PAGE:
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Super Mario's (Oh) Brother

We can expect another one of these in a couple of weeks. Or maybe in this next series, since the Giants bring this kind of game out of us as well.

The last time the Mets won a 10-9 game in Philadelphia was July 25, 1990, and if you've read your Metstradamus or Faith And Fear, you were probably reminded of how Mario Diaz (much like Bobby Richardson circa Game 7, 1962 World Series) was in the right place at the right time, snuffing out a potentially miraculous six-run Phillies rally in the 9th inning, with the catch of a line drive at shortstop. It brought an utterance of "damn" from Bob Murphy, probably the closest that the Hall of Fame announcer ever came to swearing on air.

Slightly less than a month later, on August 19, the Mets and Giants played virtually a twin affair to that contest, on a Sunday at Candlestick Park. Much like Pedro Martinez, alleged Mets ace Dwight Gooden was struggling, coming off a two-start stretch in which he allowed eight runs in 11 innings.

It took the Mets a little longer than it did on Monday, but they beat Giants starter Mike Lacoss up pretty decently. Kevin McReynolds homered in the fourth and fifth innings, and by the bottom of the sixth, the Mets had a comfort zone of a 10-2 lead. With vintage Gooden, that was a no-doubter kind of win. By 1990, Gooden was 12-6 entering the day, but with a slow start and a new skipper installed midseason (Bud Harrelson playing the Jerry Manuel role), there wasn't quite the same level of comfort.

Gooden walked five that day (perhaps he was dealing with Monday's unpredictable strike zone) and was gone after Ernest Riles dinged him for a pinch-hit grand slam with one out, slicing the Mets lead to 10-6. It was (thank you, newspaper accounts for the reminder) the first grand slam Gooden allowed in his career.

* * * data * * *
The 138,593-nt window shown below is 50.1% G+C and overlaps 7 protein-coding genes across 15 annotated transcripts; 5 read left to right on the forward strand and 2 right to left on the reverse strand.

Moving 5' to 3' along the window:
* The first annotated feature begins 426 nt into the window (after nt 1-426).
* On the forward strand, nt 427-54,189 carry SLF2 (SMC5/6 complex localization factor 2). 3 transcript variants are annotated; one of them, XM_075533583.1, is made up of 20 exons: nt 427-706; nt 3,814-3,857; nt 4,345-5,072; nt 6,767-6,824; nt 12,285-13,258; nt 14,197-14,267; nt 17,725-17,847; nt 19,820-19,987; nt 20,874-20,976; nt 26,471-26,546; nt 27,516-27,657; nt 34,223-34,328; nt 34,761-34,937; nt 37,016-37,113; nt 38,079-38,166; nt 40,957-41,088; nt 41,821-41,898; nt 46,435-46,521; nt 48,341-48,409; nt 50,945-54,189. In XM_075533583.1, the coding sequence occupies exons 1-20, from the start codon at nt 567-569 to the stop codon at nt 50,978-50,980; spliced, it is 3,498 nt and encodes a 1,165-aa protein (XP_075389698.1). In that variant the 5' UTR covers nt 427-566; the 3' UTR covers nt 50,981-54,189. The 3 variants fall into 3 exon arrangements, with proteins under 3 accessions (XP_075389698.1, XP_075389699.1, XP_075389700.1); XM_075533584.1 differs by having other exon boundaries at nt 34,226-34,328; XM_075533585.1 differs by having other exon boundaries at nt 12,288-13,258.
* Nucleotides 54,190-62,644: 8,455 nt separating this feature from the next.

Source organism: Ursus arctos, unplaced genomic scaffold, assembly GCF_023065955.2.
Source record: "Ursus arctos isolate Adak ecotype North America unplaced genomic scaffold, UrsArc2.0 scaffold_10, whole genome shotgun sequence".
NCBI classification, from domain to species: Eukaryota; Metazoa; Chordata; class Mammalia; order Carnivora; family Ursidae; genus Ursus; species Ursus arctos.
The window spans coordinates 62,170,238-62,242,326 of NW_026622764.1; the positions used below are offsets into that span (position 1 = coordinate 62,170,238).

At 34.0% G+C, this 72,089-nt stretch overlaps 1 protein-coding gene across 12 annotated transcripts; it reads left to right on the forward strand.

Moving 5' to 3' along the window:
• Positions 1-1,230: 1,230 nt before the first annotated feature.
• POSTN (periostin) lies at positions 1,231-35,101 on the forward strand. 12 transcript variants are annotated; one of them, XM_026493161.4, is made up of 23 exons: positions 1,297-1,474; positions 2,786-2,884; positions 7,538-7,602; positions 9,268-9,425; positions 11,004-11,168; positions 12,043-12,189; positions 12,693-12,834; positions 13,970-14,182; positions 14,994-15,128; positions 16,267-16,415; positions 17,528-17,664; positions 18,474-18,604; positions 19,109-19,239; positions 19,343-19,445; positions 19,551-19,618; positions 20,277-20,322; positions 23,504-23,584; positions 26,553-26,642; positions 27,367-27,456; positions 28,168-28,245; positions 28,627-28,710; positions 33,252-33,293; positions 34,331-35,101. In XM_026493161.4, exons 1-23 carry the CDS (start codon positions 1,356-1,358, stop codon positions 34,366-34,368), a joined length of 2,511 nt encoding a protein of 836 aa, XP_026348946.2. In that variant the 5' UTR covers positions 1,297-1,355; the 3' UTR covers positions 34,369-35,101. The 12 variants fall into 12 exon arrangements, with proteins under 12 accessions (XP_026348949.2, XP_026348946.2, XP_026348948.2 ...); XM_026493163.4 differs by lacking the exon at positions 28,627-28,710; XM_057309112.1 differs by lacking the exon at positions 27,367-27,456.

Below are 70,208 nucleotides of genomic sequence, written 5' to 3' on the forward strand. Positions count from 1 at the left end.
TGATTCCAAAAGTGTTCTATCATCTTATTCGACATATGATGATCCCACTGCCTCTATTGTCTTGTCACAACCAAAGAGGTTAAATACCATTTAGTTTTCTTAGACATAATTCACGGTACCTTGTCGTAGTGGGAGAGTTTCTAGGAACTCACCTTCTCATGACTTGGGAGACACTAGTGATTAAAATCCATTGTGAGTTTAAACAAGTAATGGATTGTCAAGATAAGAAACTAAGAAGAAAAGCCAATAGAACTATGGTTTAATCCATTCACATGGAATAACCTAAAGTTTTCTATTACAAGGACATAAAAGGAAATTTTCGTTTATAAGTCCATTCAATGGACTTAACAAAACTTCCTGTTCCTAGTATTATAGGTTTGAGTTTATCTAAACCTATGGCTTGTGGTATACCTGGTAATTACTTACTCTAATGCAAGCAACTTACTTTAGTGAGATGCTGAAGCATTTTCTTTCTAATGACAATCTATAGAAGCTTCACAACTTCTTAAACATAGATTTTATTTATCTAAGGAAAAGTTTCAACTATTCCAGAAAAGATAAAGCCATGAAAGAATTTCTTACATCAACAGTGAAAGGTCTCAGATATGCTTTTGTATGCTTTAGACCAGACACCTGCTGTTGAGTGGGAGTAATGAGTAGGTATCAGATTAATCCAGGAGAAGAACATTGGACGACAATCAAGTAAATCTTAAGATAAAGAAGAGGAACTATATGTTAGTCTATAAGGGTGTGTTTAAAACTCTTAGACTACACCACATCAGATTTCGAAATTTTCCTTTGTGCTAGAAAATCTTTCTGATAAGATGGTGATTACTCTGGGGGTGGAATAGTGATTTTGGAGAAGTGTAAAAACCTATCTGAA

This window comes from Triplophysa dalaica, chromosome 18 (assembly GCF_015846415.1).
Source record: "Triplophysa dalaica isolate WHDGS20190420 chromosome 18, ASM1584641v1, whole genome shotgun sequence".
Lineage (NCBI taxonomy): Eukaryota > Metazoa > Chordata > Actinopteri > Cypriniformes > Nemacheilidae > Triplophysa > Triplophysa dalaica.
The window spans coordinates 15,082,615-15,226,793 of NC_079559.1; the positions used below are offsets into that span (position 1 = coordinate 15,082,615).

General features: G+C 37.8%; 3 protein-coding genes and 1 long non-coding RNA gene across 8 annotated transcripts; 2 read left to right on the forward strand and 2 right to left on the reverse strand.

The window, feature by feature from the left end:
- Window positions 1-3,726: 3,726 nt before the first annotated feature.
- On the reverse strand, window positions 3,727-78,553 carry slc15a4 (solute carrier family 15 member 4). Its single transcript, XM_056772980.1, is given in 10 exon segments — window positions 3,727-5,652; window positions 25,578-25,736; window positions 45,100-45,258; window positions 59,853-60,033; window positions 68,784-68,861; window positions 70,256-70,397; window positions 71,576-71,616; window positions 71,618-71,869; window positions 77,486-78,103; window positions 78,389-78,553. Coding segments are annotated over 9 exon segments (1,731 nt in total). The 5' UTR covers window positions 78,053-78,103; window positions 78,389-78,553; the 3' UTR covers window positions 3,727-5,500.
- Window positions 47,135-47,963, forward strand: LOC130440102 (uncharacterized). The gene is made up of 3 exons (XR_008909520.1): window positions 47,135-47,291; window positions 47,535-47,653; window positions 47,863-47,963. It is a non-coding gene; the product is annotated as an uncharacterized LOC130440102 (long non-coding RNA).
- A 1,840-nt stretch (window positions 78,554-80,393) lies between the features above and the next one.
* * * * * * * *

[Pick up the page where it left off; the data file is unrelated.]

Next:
The sixth and seventh innings featured both agita (as in discomfort) and Ojeda (as in Bob), and the Giants tagged the Mets southpaw, and subsequent reliever Alejandro Pena for two runs in the seventh on hits by collision-course middle infielders Robby Thompson and Jose Uribe (see famous dropped popup, circa 1986). That made it 10-8.

The Mets offense, almighty and powerful for the first six innings, was meek and helpless for the next three, managing nary a hit. Meanwhile, John Franco, brought in to close in an era where relievers could go two innings from time-to-time, cruised 1-2-3 through the eighth, which should have been a warning for the danger ahead.

The ninth inning of this 1990 contest was about as much fun as Monday's. First came a home run from former Met Kevin Mitchell, making it a 10-9 game. Then came a one-out walk to Gary Carter, a subsequent steal by pinch-runner Rick Parker, who advanced to third on a wild pitch, and a walk to Robby Thompson.

Mario Diaz wasn't around for this one, but current Mets hitting coach Howard Johnson was. He was in the right spot for Jose Uribe's ground ball to shortstop, turning it into a 6-4-3 game-ending double play (score it Johnson to Jefferies to Torve), and the Mets had another one of those damn, 10-9 victories for which they're now apparently quite famous.

True Metrios know...In the two-year period spanning 1989-1990, only one position player, with at least 100 plate appearances, had an on-base percentage of less than .200. That would be Mario Diaz, whose .192 OBP in that period, was 15 points better than that of future Mets hitting coach Mickey Brantley.

Diaz batted .136 as a Met in 1990, a significant improvement over his .135 batting average with the Mariners the previous season.


Anonymous said…
There are too many of us around these days to feel the least bit clever about sensing a Mario Diaz type of ending as soon as it got to 10-5.

File this one under slinkoff wins.
Jonny said…
Joe and Evan from WFAN just played the radio clip of Mario Diaz's game ending catch. Way to be on top of things before the news outlets. Love the site...

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